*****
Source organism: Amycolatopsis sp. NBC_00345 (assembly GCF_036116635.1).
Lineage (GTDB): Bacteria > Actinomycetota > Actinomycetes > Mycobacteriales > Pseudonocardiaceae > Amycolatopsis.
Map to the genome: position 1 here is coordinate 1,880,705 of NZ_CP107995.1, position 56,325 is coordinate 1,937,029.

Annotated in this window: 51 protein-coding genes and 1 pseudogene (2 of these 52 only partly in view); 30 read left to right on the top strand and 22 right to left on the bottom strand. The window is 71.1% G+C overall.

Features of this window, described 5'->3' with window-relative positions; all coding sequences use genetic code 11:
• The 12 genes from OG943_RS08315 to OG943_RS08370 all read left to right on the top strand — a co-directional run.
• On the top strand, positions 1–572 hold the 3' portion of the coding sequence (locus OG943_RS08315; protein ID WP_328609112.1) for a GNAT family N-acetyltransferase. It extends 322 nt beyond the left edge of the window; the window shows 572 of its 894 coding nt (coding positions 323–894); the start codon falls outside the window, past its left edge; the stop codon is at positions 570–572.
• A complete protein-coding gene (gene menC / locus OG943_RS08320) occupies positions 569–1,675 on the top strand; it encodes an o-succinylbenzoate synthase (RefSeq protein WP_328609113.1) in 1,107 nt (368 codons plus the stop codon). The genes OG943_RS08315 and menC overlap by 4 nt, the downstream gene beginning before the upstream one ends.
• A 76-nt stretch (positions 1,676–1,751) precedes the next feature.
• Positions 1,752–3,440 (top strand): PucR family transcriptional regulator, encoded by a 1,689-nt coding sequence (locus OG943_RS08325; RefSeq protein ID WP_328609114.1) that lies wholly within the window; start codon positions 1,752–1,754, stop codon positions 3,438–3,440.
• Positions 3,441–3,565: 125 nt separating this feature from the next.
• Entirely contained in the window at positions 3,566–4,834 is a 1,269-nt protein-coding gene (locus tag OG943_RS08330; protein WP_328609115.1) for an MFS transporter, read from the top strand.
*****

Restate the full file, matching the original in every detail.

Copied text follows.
Source organism: Amycolatopsis sp. NBC_00345 (assembly GCF_036116635.1).
Lineage (GTDB): Bacteria > Actinomycetota > Actinomycetes > Mycobacteriales > Pseudonocardiaceae > Amycolatopsis.
Map to the genome: position 1 here is coordinate 1,880,705 of NZ_CP107995.1, position 56,325 is coordinate 1,937,029.

Annotated in this window: 51 protein-coding genes and 1 pseudogene (2 of these 52 only partly in view); 30 read left to right on the top strand and 22 right to left on the bottom strand. The window is 71.1% G+C overall.

Features of this window, described 5'->3' with window-relative positions; all coding sequences use genetic code 11:
• The 12 genes from OG943_RS08315 to OG943_RS08370 all read left to right on the top strand — a co-directional run.
• On the top strand, positions 1–572 hold the 3' portion of the coding sequence (locus OG943_RS08315; protein ID WP_328609112.1) for a GNAT family N-acetyltransferase. It extends 322 nt beyond the left edge of the window; the window shows 572 of its 894 coding nt (coding positions 323–894); the start codon falls outside the window, past its left edge; the stop codon is at positions 570–572.
• A complete protein-coding gene (gene menC / locus OG943_RS08320) occupies positions 569–1,675 on the top strand; it encodes an o-succinylbenzoate synthase (RefSeq protein WP_328609113.1) in 1,107 nt (368 codons plus the stop codon). The genes OG943_RS08315 and menC overlap by 4 nt, the downstream gene beginning before the upstream one ends.
• A 76-nt stretch (positions 1,676–1,751) precedes the next feature.
• Positions 1,752–3,440 (top strand): PucR family transcriptional regulator, encoded by a 1,689-nt coding sequence (locus OG943_RS08325; RefSeq protein ID WP_328609114.1) that lies wholly within the window; start codon positions 1,752–1,754, stop codon positions 3,438–3,440.
• Positions 3,441–3,565: 125 nt separating this feature from the next.
• Entirely contained in the window at positions 3,566–4,834 is a 1,269-nt protein-coding gene (locus tag OG943_RS08330; protein WP_328609115.1) for an MFS transporter, read from the top strand.